Background: If you’ve seen my previous post, you already know that I recently visited my hometown and caught up with some old friends. One of them was Suse, whom I’ve mentioned before. Suse and I have been friends since high school – in fact, she was my best friend from 12th grade onward. While we didn’t share everything about our lives with each other, she knew about some significant events in mine. During college, we didn’t keep in touch much, but when I returned home from the hostel we always made time for each other. Despite distance and lack of communication, our friendship has remained strong over the years; no matter how long it’s been since we last met, nothing seems to change between us.
This time, we met after a year or so. It was raining heavily outside, but I didn’t have much time to reschedule our plan. When it was time to go home, Suse said she would accompany me from the cafe where we were sitting to the bus stop. I had to take a bus home and her house was within walking distance from the cafe. As we walked down the road, a guy kept lingering behind us and continuously asking if we needed a ride. Suse turned back and firmly declined his offer while saying “No thanks!” In response, I jokingly said, “Can’t he see how romantic this walk is for us?” She replied by saying “I don’t care what people think of me…”
That was not what I expected her response to be. Girls do many things that might confuse others about their sexual orientation. Personally, I’ve never been sexually attracted to another girl, but I enjoy scrolling through girls’ Instagram posts. When Suse reached out and held my hand while we were walking, it felt normal. She held my hand until it was time to part ways.
“I have a habit of holding hand like this. 😅“
“Cool! 😃” , I said.
Then Suse told me about one of her experiences in this context. We had a mutual friend, Manali. Although I didn’t interact with her much, she was still my Facebook friend and I had seen many of her posts. Suse and Manali planned to meet at a book fair due to their shared interest in books. On that day, out of habit, Suse held Manali’s hand. “People will think we’re lesbians!” Manali responded and pulled away her hand. Suse didn’t say anything on that day but later asked me the question she didn’t ask Manali: why did she show great enthusiasm for supporting homosexuality on Facebook when she was so afraid of being perceived as gay in person?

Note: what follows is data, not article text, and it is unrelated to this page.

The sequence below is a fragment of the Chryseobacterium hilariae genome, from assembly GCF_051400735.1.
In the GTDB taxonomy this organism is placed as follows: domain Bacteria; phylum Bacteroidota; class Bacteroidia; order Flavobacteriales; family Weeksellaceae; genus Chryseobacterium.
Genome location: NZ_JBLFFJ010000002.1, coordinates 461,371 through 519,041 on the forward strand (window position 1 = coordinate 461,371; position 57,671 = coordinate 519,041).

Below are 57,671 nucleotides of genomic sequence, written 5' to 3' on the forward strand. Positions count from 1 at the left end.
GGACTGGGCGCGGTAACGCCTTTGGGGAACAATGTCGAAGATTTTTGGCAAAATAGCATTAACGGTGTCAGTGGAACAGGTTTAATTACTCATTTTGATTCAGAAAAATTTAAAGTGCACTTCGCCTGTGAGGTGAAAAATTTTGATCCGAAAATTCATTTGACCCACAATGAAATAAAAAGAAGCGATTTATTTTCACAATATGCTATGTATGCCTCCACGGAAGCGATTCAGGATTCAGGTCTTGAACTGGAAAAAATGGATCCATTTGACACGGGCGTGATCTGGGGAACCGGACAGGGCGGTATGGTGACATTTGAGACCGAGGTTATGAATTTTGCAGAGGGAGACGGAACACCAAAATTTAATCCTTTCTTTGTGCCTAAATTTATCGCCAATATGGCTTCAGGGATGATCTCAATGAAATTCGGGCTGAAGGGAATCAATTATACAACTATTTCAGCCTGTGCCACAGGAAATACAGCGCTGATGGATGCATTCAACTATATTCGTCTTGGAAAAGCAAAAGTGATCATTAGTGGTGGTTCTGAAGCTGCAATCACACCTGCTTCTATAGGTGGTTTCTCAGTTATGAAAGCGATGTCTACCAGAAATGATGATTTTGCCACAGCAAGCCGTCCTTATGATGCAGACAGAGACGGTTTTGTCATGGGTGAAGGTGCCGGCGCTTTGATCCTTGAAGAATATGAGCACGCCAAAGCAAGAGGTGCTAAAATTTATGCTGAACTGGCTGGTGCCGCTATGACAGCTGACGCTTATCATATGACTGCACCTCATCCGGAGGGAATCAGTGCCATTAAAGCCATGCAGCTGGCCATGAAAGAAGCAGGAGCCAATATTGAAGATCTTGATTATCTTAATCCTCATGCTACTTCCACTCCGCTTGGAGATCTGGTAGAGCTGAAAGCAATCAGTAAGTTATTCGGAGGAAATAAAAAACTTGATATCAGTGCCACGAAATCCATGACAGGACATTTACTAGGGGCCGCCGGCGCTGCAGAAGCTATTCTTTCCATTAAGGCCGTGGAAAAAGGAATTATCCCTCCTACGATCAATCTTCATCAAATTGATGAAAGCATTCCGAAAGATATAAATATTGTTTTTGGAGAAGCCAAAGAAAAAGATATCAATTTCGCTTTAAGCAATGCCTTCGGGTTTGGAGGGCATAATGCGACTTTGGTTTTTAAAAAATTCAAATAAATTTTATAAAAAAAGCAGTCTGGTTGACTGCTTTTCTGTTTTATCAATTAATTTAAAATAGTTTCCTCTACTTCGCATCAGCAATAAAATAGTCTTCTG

“What if people really think we are lesbian?“, she asked.
“Why would it matter? Homosexuals are as normal as us. It doesn’t mean an insult to me.”
“But the way Manali reacted that day made me think she didn’t support it at all, which is quite opposite to what she pretends to be on social media. I later asked Manali if she still thought it would be shameful to be a lesbian referring to that incident. She said she had changed a lot, but I don’t believe her change was genuine in such a short time. It’s disappointing to see so many people who write eloquent words online while being hypocritical in real life and ignorant of their own statements.“, Suse finished in a serious tone.
Our discussion ended as we reached the bus stop, but my mind continued to think about it while watching the trees in the distance move backward from the bus.
[Edit: Revisiting this story after 6 years (2023) and I would like to share some fresh perspectives and life update. Suse and I still keep in touch. She now works at a bank, which is located in a rural area of Orissa. We met in 2022 for the last time, and she’s still cool to hang out with.
Now let’s talk about the double standards or hypocrisy of Manali. I don’t know her side of the story, but I want to consider a different perspective than Suse’s. Refusing to hold hands with a female friend or not wanting to appear as a lesbian does not necessarily mean someone is homophobic. If she had shown disgust or disapproval towards lesbians holding hands, that would be another issue altogether.
For example, I wouldn’t want to be mistaken for someone’s girlfriend when I’m actually single. Does that mean I hate relationships? Absolutely not. Supporting something doesn’t require being okay with misrepresentation.
So if you ask my views on Manali’s double standards on social media- I’d say, “The odds are 50-50!”]
That’s all for the day. Stay well guys! Much love xo
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